I am annoyed enough with this season without the farm system having an ERA North of 4. Time for him to man up and shut somebody down.

"Garza is 0-3 with a 5.29 ERA in his career against the Rockies"... the Rockies are in the AL East, right?

I am annoyed enough with this season without the farm system having an ERA North of 4. Time for him to man up and shut somebody down.

Curious why you scream about BABIP for some (see DJ LeMahieu) but completely ignore BABIP with Garza?

Because one is about prospect evaluation, and one is about performance in the games that matter?

One of the reasons I said that Garza wasn't going to be as good as others expected was because he got to play in front of a very good defense in Tampa... the Cubs are the opposite end of that spectrum.

Edit* I am not even sure if Garza's BABIP is high. 50% grounders and 23% line drives is bound to yield a higher than average BABIP.

Because one is about prospect evaluation, and one is about performance in the games that matter?

So good (or bad) luck only matters for prospect evaluation, and not for major league evaluation?

While I do understand that there is a (significant?) difference between pitching in front of a good defense and a bad defense, I also think that it is pretty disingenious to continue to cry about peripheral stats when looking at prospects yet completely ignore Garza's peripherals.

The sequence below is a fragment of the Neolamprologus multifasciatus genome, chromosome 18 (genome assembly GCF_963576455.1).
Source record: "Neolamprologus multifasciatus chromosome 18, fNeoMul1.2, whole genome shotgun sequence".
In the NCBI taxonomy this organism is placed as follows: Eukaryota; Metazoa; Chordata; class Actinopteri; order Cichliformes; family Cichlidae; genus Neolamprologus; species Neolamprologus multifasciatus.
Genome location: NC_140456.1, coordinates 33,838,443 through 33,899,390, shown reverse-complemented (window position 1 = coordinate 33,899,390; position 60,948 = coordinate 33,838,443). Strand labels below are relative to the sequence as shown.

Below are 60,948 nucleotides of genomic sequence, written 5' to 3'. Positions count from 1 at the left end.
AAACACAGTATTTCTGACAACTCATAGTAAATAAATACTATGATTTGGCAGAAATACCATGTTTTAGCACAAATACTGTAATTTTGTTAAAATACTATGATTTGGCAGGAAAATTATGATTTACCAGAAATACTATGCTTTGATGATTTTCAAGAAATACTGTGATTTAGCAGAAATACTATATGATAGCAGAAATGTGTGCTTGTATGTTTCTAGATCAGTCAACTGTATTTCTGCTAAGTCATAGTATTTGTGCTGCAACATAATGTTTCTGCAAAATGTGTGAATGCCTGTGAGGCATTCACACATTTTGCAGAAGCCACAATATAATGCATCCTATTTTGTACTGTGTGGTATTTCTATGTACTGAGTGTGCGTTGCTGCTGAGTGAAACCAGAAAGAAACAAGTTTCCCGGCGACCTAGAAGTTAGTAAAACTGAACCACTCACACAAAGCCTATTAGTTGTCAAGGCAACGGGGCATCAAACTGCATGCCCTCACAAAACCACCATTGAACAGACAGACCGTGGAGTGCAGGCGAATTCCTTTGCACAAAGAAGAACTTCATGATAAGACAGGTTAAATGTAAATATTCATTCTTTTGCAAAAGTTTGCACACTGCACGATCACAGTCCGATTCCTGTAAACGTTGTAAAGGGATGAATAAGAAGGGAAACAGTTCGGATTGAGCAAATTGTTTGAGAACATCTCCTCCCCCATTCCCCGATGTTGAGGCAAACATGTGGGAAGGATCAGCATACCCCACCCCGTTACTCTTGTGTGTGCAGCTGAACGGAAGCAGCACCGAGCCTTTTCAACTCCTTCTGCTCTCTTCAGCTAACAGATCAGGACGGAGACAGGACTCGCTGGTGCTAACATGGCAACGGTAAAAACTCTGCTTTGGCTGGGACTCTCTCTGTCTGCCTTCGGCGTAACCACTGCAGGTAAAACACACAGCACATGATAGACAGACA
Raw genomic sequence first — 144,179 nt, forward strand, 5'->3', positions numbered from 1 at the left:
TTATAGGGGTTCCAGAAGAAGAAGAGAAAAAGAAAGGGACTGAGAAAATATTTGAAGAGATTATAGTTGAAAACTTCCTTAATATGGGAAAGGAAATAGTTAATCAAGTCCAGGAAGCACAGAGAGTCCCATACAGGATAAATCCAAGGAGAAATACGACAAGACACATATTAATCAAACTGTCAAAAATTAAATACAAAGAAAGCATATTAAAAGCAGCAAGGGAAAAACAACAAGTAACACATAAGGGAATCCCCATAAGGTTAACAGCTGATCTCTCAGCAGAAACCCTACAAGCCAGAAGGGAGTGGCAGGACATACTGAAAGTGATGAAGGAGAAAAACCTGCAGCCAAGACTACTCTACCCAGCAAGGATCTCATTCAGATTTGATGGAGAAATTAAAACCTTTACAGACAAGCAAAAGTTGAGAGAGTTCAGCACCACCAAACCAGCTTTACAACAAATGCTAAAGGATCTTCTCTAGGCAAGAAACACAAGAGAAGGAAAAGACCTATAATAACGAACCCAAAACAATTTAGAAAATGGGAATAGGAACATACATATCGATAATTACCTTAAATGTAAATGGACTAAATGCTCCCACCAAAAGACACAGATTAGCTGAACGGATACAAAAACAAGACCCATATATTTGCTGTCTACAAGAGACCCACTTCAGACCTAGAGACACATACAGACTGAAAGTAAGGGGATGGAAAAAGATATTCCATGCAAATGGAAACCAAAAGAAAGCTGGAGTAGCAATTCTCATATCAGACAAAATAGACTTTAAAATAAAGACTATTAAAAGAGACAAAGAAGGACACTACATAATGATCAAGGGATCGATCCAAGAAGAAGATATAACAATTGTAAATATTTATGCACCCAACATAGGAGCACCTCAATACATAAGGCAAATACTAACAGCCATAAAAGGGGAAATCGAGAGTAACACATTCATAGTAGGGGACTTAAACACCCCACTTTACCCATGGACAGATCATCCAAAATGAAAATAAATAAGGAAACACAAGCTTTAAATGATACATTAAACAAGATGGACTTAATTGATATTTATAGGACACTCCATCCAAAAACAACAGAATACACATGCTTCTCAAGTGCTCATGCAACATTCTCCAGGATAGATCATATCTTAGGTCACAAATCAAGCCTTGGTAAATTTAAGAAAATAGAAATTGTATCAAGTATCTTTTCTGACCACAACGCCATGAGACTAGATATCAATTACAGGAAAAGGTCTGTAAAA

Garza's LD% is roughly the same as his career numbers (21% to 20%). His balls in play % is significantly better (63% to 69%). HR/FB% is better. XBH% is lower. His GB/FB% has increased. Etc, etc, etc. Yet his BABIP is 50 points higher than his career, and 70 points higher than each of the last three years. I find it hard to believe that the difference in defense accounts for the huge difference in BABIP, especially considering Castro and Barney have decent/good range and he has the same 1b.

Of course, it is a lot easier to prove your point when you ignore Garza's peripherals, so I guess it makes sense.

You're mixing up two questions, to argue some point no one is defending.

One question is whether LeMahieu deserved to be called to the majors. The answer was no, because the skill that he was displaying that his teammates wasn't was luck, which isn't a skill at all.

The other is how well Garza is doing. I am not sure where you're getting your stats, but they're different from Fangraphs. It's wrongheaded to argue that his BABIP is .050 higher than it has been previously, and label it all bad luck without out taking into consideration the factors that derive BABIP other than luck, like defense and the type of ball being hit. I'll state it, because you apparently don't realize it, but LD's are the most likley outcome to be "in the ballpark" hits, and groundballs the second most likely.